Roommates Divide and Conquer With Temporary Walls
When four young professionals share a one-bedroom, one-bath apartment, a strategy for the morning routine is a necessity.
Katherine Neal, who works in sales, and Annie Jackson, who works in public relations, take the first shifts in the bathroom. Ms. Neal gets in there at 6:45 a.m. and has 15 minutes before it’s Ms. Jackson’s turn. By the time Ms. Jackson finishes up, their male roommates, Michael Morgan, who works in advertising, and Andrew Bell, also in sales, are back from the gym in the building.
“It’s like living in a dorm,” Ms. Jackson, 26, said of her financial district rental. And that goes beyond the coed bathroom. Ms. Jackson and Ms. Neal sleep in twin beds in the bedroom, and share a vanity and a bench when they get ready in the morning, to avoid hogging the bathroom.
For the male roommates, the group installed a T-shaped wall in the living room, dividing it into two bedrooms, leaving space for a kitchen table in a common area. Mr. Morgan and Mr. Bell have hardly any privacy; building regulations require the bedroom walls to stop about two feet shy of the ceiling. “You can hear everything,” Ms. Jackson said.
While they live in dormlike conditions, Ms. Jackson and her roommates are not in college anymore. They are gainfully employed 20-somethings, trying their hardest to make living in New York City affordable. Each pays under $1,000 a month, toward a total rent of $3,750. Moving to another borough would afford the foursome much more space for less money, of course, but like many newcomers, they are willing to make certain sacrifices to stay in Manhattan.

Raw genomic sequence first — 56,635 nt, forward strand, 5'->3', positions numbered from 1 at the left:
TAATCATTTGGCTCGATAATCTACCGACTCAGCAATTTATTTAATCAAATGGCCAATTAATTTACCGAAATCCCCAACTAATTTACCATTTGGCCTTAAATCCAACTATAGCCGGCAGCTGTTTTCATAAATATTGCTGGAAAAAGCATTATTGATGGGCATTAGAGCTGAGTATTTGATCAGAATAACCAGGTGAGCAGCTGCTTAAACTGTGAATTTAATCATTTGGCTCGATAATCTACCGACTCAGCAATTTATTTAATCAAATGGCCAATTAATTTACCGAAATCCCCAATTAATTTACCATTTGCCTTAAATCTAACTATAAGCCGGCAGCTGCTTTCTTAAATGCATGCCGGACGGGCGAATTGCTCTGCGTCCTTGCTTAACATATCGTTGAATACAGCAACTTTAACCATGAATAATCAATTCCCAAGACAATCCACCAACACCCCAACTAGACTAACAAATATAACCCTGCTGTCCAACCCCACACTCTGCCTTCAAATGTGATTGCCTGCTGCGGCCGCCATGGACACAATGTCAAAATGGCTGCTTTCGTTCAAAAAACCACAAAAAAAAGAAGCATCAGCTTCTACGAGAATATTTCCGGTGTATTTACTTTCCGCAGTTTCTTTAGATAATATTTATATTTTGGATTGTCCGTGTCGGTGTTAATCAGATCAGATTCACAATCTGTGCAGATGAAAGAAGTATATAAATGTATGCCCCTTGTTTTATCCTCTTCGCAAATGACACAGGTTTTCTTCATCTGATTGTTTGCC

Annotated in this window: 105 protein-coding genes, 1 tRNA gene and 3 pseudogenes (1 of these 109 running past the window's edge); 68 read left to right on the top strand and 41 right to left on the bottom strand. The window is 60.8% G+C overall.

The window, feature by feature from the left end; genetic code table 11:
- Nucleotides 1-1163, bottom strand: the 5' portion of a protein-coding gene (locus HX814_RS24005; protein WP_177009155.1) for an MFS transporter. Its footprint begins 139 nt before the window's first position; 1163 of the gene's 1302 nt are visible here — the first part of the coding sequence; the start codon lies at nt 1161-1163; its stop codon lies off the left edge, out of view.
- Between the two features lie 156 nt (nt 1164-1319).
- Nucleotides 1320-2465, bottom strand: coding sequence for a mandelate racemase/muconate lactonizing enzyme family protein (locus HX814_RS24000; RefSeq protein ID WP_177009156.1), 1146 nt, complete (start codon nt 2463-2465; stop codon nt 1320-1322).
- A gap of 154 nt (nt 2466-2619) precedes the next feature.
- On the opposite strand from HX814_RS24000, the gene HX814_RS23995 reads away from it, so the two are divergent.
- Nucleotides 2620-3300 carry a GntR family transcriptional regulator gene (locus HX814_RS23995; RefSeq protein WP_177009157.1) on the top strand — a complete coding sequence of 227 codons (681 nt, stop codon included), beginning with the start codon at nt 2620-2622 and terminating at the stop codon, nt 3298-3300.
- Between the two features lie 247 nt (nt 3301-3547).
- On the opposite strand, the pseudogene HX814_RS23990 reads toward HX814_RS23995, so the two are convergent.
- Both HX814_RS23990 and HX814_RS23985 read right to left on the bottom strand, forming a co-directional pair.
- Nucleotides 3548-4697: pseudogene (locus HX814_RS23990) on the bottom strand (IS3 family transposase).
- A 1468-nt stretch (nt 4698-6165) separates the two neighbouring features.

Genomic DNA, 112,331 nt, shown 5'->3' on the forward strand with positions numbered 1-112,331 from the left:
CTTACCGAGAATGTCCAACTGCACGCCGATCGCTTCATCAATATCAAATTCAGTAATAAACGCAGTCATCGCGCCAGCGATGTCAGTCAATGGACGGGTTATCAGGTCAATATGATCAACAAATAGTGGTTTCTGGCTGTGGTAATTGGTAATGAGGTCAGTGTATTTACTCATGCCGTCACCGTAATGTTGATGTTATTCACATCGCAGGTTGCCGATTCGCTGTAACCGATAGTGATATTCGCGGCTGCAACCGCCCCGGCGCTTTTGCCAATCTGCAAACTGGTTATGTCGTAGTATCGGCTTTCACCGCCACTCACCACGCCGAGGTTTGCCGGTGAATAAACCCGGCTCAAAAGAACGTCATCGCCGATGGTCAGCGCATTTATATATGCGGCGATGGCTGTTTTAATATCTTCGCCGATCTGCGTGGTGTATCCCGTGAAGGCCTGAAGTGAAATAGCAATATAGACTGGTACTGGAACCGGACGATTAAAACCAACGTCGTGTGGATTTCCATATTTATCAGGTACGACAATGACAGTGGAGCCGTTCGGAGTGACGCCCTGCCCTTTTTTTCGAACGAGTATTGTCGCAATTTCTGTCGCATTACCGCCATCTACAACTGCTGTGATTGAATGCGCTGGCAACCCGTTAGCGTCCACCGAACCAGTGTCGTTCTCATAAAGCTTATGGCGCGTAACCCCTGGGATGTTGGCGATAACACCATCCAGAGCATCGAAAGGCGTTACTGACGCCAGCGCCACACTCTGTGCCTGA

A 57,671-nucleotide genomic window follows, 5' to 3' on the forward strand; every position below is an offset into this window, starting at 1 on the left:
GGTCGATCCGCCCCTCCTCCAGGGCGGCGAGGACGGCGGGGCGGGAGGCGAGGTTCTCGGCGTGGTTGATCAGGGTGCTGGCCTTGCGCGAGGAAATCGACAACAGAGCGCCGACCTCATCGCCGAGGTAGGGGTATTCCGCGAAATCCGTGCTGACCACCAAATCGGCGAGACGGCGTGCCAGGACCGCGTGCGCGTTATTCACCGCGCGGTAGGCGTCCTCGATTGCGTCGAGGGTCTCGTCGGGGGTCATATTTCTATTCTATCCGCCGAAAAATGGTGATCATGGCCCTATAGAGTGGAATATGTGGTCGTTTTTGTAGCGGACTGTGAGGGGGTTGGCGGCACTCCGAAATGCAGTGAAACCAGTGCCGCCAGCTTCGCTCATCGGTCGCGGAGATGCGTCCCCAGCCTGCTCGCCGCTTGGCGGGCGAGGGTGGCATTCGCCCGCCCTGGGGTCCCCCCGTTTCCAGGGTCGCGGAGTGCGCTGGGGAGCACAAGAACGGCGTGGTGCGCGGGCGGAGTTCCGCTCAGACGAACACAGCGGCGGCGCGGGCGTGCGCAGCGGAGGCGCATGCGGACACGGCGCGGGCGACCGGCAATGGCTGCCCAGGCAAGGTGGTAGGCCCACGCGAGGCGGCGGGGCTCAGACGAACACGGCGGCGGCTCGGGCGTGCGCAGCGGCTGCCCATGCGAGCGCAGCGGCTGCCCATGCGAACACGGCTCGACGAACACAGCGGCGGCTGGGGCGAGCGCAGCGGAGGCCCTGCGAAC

Like many luxury buildings, theirs required that they use an approved temporary wall company to create the extra bedrooms, and the partition cost them over $1,000, Ms. Jackson recalled. This didn’t include doors, which the building would have allowed, but the roommates decided the added costs, including installation, were too much. They had hoped to eventually install doors themselves, as well as fill the gap between the top of the new wall and the ceiling, but design solutions have so far eluded them.
The situation is not uncommon. When it comes to finding a safe, convenient place to live, young professionals confront one of the harshest realities of New York City real estate: It’s almost impossible to live in a nice apartment — and still have enough money to dine out occasionally — without tacking on a few more bedrooms, adding more roommates and relinquishing some privacy.
Most of these bedrooms and subdivided living rooms, however, do not meet the city’s formal definition of such spaces. The New York City Housing Maintenance Code requires that all bedrooms have a window and be at least 80 square feet in area, and a living room must have natural light.
According to a spokesman for the Department of Buildings, a permit is required whenever there is a change in the layout of an apartment. For large rental buildings, landlords are required to have a registered architect or professional engineer submit the plans to the buildings department, and should not install the wall until a permit is issued.
These regulations are difficult to enforce and are often ignored, since the buildings department does not perform random inspections. Read more